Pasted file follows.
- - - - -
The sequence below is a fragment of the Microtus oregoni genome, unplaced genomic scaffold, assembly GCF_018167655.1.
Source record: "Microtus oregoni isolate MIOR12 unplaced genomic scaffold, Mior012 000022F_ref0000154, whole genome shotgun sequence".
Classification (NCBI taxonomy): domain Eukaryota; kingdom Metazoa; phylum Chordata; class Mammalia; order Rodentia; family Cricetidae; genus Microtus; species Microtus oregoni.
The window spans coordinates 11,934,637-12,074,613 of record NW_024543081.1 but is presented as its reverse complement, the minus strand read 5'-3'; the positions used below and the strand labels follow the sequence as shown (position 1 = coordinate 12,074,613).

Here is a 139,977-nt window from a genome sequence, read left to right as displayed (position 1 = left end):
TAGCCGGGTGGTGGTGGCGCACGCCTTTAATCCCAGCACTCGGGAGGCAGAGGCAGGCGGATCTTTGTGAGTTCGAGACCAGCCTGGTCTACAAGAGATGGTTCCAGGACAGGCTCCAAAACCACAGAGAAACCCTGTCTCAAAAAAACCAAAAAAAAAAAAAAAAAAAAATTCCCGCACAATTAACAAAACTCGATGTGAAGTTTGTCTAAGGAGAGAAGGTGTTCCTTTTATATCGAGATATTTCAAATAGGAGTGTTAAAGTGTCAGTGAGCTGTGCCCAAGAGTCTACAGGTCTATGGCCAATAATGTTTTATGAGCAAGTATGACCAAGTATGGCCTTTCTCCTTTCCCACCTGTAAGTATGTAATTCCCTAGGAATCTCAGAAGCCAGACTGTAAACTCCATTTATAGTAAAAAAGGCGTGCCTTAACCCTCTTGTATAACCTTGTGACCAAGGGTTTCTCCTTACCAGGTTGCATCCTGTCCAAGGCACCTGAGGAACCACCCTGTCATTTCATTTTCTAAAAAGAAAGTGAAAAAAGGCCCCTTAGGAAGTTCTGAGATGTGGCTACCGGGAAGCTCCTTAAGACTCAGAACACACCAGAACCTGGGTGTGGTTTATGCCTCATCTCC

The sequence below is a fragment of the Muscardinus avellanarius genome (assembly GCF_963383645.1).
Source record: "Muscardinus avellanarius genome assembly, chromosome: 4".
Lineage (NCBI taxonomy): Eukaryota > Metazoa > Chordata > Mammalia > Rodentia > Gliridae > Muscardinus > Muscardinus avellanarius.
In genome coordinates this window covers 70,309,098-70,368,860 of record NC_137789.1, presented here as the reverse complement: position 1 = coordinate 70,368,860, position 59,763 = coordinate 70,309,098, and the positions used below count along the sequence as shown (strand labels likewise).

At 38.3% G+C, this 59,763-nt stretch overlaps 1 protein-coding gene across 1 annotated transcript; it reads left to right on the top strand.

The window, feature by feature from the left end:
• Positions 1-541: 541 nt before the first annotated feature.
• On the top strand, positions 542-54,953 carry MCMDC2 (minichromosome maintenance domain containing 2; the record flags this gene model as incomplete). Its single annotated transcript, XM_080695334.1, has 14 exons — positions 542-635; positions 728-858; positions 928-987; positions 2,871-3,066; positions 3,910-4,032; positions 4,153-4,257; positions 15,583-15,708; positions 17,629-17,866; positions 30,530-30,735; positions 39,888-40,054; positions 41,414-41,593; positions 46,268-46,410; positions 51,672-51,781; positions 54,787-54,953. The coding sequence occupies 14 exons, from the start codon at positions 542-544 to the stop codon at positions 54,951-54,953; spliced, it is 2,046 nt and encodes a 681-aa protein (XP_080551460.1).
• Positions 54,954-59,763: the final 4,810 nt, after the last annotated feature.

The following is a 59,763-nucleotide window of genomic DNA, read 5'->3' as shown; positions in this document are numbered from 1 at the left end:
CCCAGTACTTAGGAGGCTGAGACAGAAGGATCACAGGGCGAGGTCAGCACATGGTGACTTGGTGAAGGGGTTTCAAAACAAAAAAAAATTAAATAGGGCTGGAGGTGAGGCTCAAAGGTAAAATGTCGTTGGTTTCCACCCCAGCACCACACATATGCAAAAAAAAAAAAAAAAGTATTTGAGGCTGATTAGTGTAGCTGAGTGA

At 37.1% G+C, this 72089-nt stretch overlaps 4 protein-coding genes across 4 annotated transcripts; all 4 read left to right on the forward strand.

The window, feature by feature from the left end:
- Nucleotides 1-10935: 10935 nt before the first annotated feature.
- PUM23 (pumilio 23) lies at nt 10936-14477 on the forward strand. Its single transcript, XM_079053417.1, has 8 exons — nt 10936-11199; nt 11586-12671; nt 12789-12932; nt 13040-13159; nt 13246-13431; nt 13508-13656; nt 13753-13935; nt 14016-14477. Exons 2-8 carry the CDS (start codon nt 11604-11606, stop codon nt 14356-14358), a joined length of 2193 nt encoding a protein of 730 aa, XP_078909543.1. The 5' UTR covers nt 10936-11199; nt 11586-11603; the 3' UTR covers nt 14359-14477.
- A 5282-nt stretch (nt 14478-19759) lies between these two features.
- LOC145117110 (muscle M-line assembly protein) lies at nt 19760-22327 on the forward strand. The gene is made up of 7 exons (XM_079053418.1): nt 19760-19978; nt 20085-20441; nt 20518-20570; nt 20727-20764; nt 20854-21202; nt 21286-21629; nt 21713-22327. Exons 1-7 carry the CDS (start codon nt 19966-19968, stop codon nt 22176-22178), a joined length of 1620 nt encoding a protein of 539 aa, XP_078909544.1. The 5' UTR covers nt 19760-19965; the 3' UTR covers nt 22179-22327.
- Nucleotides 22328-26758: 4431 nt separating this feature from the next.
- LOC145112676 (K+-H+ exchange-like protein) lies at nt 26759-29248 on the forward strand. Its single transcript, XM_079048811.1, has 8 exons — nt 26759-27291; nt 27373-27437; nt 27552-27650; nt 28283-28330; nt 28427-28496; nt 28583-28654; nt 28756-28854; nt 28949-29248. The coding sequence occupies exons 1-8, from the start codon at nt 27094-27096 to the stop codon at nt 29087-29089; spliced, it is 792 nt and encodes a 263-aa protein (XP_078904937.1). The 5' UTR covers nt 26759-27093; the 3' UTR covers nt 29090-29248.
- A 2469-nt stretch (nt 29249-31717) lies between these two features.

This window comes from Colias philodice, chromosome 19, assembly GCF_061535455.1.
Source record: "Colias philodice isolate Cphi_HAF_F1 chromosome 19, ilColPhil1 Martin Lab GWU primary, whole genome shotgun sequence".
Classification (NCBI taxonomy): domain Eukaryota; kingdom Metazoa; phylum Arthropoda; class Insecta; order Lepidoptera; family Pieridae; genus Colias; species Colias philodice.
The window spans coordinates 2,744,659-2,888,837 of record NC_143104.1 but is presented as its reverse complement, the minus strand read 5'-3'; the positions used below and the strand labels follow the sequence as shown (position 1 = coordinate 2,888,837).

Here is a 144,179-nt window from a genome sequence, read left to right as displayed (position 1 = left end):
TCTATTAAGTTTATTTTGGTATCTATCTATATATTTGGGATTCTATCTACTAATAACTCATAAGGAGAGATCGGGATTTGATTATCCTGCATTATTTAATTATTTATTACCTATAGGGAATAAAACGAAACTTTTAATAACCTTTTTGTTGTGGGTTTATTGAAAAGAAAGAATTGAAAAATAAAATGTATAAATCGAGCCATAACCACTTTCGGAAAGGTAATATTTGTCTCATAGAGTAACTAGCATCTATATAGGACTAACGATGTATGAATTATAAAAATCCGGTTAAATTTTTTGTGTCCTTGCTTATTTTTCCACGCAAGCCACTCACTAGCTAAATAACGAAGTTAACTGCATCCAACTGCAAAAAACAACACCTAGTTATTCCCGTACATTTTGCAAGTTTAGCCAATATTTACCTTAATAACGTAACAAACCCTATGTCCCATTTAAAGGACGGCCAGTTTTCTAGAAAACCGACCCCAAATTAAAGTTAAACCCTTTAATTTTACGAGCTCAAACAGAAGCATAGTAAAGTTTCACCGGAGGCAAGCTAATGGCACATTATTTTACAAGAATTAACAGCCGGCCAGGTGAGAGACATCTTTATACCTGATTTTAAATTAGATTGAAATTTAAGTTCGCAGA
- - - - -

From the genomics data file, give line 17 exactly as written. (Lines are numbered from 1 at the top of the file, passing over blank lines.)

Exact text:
CCCAGTACTTAGGAGGCTGAGACAGAAGGATCACAGGGCGAGGTCAGCACATGGTGACTTGGTGAAGGGGTTTCAAAACAAAAAAAAATTAAATAGGGCTGGAGGTGAGGCTCAAAGGTAAAATGTCGTTGGTTTCCACCCCAGCACCACACATATGCAAAAAAAAAAAAAAAAGTATTTGAGGCTGATTAGTGTAGCTGAGTGA